WHAT’S IN THIS CHAPTER?
- What the details are of the different kinds of template parameters
- How to use partial specialization
- How to write recursive templates
- How to write type-safe variable arguments functions using variadic templates
- What metaprogramming is and how to use it
The previous chapter covered the most widely used features of class and function templates. If you are interested in only a basic knowledge of templates so that you can better understand how the STL works, or perhaps write your own simple classes, you can skip this chapter on advanced templates. However, if templates interest you and you want to uncover their full power, continue reading this chapter to learn about some of the more obscure, but fascinating, details.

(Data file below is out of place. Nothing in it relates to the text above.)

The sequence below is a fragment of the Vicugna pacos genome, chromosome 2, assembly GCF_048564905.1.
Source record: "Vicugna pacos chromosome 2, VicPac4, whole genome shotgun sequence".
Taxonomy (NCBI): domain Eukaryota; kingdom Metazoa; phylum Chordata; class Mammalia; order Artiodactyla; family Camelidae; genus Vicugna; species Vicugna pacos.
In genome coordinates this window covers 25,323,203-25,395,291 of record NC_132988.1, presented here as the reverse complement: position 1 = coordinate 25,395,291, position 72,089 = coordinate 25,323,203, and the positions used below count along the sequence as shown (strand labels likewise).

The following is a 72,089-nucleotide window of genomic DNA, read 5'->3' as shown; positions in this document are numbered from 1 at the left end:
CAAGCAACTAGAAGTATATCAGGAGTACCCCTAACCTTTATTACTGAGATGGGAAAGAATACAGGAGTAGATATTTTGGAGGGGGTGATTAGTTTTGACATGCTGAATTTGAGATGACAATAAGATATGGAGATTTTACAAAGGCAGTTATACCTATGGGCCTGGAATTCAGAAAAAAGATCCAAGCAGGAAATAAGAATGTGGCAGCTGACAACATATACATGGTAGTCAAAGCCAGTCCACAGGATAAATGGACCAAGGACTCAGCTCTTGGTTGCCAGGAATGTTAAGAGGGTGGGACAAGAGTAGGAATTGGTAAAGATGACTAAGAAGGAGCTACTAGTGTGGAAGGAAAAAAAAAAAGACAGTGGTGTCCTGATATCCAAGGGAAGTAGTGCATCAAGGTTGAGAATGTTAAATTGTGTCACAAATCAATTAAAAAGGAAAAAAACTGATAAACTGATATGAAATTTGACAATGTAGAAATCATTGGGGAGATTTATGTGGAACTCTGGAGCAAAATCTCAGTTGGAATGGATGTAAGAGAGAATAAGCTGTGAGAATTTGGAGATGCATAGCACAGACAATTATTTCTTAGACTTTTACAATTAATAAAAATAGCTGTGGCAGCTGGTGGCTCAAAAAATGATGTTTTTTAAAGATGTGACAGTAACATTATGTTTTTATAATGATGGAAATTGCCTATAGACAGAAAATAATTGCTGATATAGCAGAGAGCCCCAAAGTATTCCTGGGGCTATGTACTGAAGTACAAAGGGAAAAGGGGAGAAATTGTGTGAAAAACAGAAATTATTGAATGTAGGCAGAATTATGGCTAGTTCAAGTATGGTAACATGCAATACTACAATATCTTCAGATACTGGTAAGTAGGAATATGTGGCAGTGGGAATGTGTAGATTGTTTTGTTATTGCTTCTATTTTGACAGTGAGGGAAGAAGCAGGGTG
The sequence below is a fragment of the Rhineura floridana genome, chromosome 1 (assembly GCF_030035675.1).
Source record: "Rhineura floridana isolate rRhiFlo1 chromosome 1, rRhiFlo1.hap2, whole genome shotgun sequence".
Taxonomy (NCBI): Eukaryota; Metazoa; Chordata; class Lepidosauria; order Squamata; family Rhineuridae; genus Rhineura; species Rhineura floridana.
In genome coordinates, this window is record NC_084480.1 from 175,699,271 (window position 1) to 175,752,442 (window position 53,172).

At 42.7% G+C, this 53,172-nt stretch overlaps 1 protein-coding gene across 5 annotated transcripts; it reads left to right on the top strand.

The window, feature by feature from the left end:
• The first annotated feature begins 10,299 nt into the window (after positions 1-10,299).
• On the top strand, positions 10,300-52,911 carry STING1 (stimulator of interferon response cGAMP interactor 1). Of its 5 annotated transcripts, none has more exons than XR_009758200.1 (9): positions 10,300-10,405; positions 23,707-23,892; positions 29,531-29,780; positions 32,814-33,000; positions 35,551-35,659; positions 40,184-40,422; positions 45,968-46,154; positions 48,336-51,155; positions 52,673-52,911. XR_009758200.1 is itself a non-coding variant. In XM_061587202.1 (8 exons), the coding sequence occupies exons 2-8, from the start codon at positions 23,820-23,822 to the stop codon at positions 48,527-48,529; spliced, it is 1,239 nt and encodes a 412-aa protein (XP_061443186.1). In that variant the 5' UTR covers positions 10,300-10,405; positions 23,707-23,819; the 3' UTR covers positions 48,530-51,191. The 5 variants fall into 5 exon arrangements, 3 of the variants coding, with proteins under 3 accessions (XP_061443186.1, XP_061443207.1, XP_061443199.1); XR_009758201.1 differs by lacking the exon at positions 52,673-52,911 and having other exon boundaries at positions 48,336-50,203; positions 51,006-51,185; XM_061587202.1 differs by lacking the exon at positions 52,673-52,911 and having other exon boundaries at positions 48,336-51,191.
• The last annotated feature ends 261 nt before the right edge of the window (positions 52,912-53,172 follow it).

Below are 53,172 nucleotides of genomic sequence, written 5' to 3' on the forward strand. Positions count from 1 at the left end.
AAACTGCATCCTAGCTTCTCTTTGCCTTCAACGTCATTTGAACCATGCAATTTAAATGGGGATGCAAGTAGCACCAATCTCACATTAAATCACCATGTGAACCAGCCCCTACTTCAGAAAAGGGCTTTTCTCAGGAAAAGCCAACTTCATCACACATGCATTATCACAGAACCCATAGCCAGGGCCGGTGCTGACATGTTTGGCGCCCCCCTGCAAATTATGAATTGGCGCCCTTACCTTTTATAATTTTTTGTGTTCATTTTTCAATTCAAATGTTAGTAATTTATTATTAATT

MORE ABOUT TEMPLATE PARAMETERS
There are actually three kinds of template parameters: type, non-type, and template template (no, you’re not seeing double: that really is the name). You’ve seen examples of type and non-type parameters in the previous chapter, but not template template parameters yet. There are also some tricky aspects to both type and non-type parameters that are not covered in the previous chapter.
More about Template Type Parameters
Type parameters to templates are the main purpose of templates. You can declare as many type parameters as you want. For example, you could add to the grid template a second type parameter specifying another templatized class container on which to build the grid. The ...